Sequel Script: Part 8
ANNE: [reading from newspaper] "...and in particular the performance of Emmeline Harris, who was so convincing in the role of the young queen. The audience was so unexpectedly moved, it is our opinion that this proficient group of young actresses must establish a permanent dramatic society. The Kingsport Examiner eagerly awaits their next production." [bell rings] And on that note of praise, I hope you all perform as triumphantly in your term exam next Friday. Class dismissed. Emmeline. [hands her the newspaper]
JEN PRINGLE: I'd like to apologize for the inconvenience I caused you, Miss Shirley.
ANNE: We're all glad to see that your health has improved so quickly.
JEN PRINGLE: Yes, I think the doctor was overly concerned. I... I hope I may stay in the dramatic society, if you're going to continue.
ANNE: Well, we couldn't do without you.
JEN PRINGLE: Thank you, Miss Shirley. Oh, my mother wants to know if you'd like to help on the annual hospital bizarre, if you have the time.
ANNE: Tell your mother I'd be flattered.
MISS STACEY: Good afternoon, girls. Anne!
MISS STACEY: The board was totally enthralled. Better than that, they were absolutely floored when they received Capt. Harris' check. They want to renew your contract for five years.
ANNE: Five years? I'm not sure I can last that long.
MISS STACEY: Well, I think that you ought to write a book about it. Oh, Miss Brooke, isn't it wonderful?
ANNE: Thank you. [opens box of roses] Oh! [reads card] "Thank you, again. I would like to return the favor. I'd be pleased to have you escort my family for a short visit to Boston when I return in a month."
MISS STACEY: Well.
ANNE: "Sincerely, Morgan Harris." [Anne and Miss Stacey giggle]
MRS. HARRIS: Pauline Harris, you don't know if you're coming or going, girl. Move that hat box. Not up there, girl, you'll brain me. It's not safe up there, either. Put it back, girl. Put it back. Lower the blind. It needs to be just about one inch lower. [Pauline tries to fix the blind, but it rolls all the way up] Oh, Pauline. Pauline, now you've done it. Oh, all that light makes my headache worse.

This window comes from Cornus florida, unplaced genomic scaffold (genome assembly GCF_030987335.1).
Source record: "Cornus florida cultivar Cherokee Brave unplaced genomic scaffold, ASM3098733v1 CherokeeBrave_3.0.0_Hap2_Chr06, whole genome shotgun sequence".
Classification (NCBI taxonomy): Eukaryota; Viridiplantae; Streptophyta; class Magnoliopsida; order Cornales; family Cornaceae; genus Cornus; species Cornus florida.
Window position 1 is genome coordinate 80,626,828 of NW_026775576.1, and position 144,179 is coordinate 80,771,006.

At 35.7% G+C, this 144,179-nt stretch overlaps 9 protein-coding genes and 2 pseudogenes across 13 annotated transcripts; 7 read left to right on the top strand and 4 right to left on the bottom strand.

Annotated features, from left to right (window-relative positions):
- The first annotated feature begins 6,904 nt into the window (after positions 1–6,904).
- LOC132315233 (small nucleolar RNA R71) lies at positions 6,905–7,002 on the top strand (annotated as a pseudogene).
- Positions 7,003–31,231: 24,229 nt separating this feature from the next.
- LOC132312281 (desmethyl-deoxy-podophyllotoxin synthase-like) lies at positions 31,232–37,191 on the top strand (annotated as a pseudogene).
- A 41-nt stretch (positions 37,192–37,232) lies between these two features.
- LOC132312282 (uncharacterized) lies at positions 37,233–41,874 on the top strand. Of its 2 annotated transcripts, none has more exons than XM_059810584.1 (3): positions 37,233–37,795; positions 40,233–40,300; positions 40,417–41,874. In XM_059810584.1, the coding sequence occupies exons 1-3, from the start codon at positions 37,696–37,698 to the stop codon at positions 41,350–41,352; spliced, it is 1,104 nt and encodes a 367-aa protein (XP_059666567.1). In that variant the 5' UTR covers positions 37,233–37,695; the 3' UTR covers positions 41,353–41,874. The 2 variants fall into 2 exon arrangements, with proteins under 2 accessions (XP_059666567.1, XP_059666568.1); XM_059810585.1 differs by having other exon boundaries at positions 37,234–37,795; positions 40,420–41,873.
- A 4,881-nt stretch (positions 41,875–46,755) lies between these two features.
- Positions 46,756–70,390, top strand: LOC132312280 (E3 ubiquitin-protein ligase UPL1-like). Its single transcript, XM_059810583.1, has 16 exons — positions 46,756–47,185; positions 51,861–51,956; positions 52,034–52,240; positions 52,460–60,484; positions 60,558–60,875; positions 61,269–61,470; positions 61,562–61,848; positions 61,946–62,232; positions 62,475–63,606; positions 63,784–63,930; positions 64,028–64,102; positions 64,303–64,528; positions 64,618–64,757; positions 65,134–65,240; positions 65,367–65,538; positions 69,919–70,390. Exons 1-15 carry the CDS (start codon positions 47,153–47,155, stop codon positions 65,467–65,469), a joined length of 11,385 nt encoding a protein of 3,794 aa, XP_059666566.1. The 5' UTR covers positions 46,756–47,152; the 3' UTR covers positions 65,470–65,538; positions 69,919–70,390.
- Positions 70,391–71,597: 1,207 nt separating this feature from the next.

PAULINE HARRIS: Sorry, Mama.
ANNE: Oh, you've got your color back, Mrs. Harris. You must be feeling better.
MRS. HARRIS: I am completely worn out with all the worry, and the motion sickness; my stomach is dropping out, thank you. Why I ever listened to you and came on this trip in the first place--
ANNE: Now, now, we're almost there. Perhaps you'd like some lunch, Pauline.
MRS. HARRIS: We are not hungry. Can they make a decent cup of tea on this contraption? I'd rather drink mud than the tea that some people make.
ANNE: Yes, Mrs. Harris. I'll see what I can procure.
MRS. HARRIS: And see that they wash the cup out properly. I don't mean to be of trouble to anyone, but from the way I'm feeling, I don't think I shall be here much longer. Then perhaps you'll all appreciate me.
[leaving that room, Anne and Emmeline laugh]
EMMELINE: Poor Aunt Pauline. Oh, well, grandmama will sleep for days once we get there. I can hardly wait to see papa's new house. I've only ever heard of how wonderful it is.
ANNE: I have a feeling we're all here on approval.
MORGAN HARRIS: Hello. How is mother?